The newspaper gave our family a generous amount of leave each year. Despite the fact I felt like a local, we were colonials with the right to call Britain, and later Australia, home.
I recently asked my father whether he’d expected to live the rest of his life in Hong Kong and he replied that he had not. He always knew it would be temporary.
“Because it wasn’t ours,” he replied in response to my question.
My dad moved to Hong Kong in the 1950s. He met and married a Eurasian reporter: my mum.
In the late 1960s, Australia’s veteran Asia correspondent Dick Hughes wrote a book titled Borrowed Place, Borrowed Time.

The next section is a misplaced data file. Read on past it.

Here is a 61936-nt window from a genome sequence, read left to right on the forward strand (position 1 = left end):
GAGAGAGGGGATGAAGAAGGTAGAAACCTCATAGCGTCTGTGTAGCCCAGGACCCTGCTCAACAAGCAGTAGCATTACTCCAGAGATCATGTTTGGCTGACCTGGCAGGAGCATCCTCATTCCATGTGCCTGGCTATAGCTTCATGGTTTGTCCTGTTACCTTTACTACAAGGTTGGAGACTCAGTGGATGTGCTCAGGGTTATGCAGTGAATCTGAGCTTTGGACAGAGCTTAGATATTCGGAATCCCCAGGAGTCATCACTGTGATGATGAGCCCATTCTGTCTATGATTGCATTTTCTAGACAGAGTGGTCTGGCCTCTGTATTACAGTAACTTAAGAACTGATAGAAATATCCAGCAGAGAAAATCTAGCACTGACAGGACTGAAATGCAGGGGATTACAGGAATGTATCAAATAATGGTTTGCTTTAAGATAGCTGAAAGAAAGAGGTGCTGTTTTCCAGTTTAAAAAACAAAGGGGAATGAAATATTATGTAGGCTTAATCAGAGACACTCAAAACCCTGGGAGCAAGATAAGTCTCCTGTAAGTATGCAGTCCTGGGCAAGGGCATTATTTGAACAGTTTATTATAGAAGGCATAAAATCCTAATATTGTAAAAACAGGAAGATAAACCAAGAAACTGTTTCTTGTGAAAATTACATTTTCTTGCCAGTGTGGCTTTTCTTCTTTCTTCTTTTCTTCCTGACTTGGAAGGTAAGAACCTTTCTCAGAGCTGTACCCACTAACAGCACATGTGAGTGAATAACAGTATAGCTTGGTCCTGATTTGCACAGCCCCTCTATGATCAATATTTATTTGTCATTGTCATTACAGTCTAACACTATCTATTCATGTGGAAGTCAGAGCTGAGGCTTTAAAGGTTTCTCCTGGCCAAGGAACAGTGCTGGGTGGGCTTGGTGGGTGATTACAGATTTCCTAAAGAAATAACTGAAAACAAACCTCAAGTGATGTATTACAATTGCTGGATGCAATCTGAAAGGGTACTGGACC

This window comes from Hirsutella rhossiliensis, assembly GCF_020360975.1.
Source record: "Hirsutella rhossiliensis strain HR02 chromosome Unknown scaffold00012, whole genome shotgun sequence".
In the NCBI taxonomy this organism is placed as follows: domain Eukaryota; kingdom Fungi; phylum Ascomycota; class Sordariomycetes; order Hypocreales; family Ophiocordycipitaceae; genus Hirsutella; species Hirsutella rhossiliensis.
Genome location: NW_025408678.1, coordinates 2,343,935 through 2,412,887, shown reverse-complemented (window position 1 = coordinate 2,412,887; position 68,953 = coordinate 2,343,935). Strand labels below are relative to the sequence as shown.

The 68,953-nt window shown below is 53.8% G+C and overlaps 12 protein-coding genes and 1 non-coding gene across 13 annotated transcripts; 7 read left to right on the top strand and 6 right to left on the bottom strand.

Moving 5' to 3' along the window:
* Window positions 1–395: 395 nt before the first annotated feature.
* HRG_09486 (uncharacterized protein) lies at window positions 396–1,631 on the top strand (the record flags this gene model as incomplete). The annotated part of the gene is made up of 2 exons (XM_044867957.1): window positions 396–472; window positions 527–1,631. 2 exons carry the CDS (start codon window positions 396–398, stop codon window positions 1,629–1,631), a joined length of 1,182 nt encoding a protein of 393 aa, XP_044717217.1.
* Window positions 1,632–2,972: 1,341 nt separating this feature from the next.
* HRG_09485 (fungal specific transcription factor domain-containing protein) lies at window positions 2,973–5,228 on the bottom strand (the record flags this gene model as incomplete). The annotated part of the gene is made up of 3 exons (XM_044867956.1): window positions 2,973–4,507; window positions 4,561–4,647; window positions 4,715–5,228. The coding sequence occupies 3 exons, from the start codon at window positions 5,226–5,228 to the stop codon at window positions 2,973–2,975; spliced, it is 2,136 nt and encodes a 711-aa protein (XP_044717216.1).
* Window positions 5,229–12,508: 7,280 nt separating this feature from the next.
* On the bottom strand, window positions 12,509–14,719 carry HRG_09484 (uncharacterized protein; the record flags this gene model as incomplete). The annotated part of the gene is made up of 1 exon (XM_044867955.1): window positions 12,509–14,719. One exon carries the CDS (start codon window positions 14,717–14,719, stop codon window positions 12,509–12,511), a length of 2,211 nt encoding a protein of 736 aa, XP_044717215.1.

The book describes the uniqueness of Hong Kong: a Western colony on Chinese soil; a microcosm of the confrontation between East and West.
For 150 years, Hong Kong was run by British civil servants and then British-trained civil servants. It was a place where the rule of law was applied and admired.
From a lowly Chinese fishing village in the early 1800s, a “barren rock” as it was once described, Hong Kong became an economic miracle, while China remained mired in poverty.
It is no surprise that some Chinese citizens were willing to risk dying in shark-infested waters to escape to a new life in Hong Kong.
Murky claims for control of Hong Kong
The truth of the matter is that Hong Kong was “won” by Britain in the murkiest of circumstances after the Opium Wars.
Under the Treaty of Nanking in 1842, which China has always described as an “unequal treaty”, the Qing government ceded Hong Kong island to Queen Victoria, as a “crown colony in perpetuity”. Or in other words, forever.